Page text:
Where were you born and raised?
What is your family heritage?
What is your occupation?
Director at JUNTOS Center for Advancing Latino Health at The University of Kansas Medical Center.
How have you supported or contributed to the local Hispanic/Latinx community?
I am part of an amazing and thriving Latino community that is always trying to help others so often times my role is supporting them achieve those goals. As the Director of JUNTOS, I oversee a growing number of academic-community partnerships focused on eliminating health disparities experienced by Latinos. I am highly involved in the Kansas City community and participate in different health-focused boards and coalitions including the Charitable Committee of the Kansas City Medical Society Foundation, Executive Committee of the Regional Community Health Worker Collaborative, and the Health Equity Taskforce of Wyandotte County. Since March 2020, I have been very involved with the HETF in the coordination of community-based Covid testing activity and communications tailored to Latinos.
How do you connect with your Hispanic/Latinx culture?
My culture is part of who I am and what I do everyday. Speaking Spanish with my children, listening to Latin-American music (thanks Dad!), and eating (I wish I could say cooking too) Mexican food are definitely present all the time!
What is your favorite childhood memory?
I have many :) Some of my most treasured memories are from walks, picnics, and games with my extended family. We were crowd of at least 20 cousins, aunts, uncles, and grandma! We would all go see the Elephant Waterfall in Orizaba and then walk down the 500 steps to get to a beautiful valley covered by leafy trees, flowers and a river. Then, we would we would walk our way up, enjoy a well deserved picnic and play games.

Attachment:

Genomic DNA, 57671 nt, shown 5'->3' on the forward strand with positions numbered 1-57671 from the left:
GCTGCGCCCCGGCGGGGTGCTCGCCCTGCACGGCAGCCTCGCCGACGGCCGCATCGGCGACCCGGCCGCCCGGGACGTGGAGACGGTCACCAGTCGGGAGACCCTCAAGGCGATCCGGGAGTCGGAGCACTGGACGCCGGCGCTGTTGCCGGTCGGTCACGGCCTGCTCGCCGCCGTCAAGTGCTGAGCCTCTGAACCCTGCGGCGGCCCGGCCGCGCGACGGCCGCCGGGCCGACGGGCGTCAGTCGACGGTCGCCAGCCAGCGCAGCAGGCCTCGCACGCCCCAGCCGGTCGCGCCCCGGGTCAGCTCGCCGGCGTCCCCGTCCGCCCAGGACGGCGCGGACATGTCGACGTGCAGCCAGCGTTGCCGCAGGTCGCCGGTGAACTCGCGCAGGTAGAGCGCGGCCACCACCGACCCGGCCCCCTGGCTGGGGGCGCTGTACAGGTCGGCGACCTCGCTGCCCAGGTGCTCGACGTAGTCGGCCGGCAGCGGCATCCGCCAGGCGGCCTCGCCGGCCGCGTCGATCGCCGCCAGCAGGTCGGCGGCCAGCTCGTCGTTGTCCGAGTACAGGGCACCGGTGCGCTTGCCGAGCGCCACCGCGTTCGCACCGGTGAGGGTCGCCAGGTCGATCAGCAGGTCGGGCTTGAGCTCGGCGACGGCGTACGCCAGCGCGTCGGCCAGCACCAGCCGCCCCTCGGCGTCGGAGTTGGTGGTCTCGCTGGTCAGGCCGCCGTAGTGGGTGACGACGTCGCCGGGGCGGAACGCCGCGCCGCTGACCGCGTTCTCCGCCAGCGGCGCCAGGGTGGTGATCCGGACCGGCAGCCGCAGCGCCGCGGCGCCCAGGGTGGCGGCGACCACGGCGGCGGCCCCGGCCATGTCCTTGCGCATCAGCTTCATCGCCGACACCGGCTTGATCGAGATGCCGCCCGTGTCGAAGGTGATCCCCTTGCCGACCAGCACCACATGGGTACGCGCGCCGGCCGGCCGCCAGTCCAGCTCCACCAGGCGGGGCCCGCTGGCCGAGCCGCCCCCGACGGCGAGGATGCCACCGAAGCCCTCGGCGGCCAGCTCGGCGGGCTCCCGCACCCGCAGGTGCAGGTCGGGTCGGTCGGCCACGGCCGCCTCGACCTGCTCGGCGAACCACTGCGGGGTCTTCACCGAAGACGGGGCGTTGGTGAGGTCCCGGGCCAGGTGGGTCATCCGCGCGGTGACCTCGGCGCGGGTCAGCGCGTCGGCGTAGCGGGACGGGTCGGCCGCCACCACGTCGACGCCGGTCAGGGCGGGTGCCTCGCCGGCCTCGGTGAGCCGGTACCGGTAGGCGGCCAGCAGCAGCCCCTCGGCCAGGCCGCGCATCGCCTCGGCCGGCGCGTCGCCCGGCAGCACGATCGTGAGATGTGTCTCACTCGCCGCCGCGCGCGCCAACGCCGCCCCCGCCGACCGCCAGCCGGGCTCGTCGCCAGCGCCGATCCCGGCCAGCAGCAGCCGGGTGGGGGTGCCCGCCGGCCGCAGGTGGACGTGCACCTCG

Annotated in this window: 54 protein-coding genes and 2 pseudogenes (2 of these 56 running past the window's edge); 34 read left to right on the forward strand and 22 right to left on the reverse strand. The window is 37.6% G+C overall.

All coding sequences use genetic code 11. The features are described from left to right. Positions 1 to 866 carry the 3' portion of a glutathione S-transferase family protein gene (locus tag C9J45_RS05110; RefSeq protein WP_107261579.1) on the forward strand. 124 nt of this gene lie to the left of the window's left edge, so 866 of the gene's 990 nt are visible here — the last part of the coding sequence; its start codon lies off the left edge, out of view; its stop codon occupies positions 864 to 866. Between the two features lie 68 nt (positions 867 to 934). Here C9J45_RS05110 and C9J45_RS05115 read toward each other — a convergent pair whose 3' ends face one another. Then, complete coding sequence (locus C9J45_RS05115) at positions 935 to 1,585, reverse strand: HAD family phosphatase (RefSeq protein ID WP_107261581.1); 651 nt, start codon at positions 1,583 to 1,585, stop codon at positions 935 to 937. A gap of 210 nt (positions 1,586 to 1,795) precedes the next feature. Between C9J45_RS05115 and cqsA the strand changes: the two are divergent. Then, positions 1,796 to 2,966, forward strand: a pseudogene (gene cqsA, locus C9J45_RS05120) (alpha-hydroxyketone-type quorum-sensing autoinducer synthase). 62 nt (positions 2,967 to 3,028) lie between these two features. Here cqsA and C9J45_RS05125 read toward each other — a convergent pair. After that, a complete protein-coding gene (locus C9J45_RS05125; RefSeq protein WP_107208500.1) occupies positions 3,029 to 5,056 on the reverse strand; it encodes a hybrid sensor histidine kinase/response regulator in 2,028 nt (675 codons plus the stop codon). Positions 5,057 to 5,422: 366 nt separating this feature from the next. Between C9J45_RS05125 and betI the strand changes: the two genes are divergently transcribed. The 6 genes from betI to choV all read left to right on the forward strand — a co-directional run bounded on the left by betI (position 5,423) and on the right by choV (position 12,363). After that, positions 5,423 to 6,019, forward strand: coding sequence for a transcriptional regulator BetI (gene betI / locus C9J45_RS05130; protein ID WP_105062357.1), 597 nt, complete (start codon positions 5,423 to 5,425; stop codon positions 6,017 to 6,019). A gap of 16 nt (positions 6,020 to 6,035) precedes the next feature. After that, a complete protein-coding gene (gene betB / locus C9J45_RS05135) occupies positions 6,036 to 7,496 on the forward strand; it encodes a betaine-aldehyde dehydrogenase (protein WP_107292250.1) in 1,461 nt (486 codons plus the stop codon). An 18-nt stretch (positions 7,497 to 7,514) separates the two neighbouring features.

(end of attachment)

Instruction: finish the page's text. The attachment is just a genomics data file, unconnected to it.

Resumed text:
What does Hispanic Heritage Month mean to you?
It reminds me who I am, where I come from and the cultural legacy I want for my children.
In your opinion, what is the most important issue facing the Hispanic/Latinx community?
Education is one of them. Having a college degree means higher opportunities and earnings which translates into a higher quality of life overall. The proportion of Latinos attaining a Bachelor's degree (21%) is considerably lower than that of their white counterparts (45%). Latino college enrollment rates have increased in the past few years and we need to ensure those students have the support they need to graduate. This is particularly important for those who are first-generation students, setting up the path for their siblings and others in their community. Having adequate financial resources, faculty that reflects their culture, and mentorship are crucial.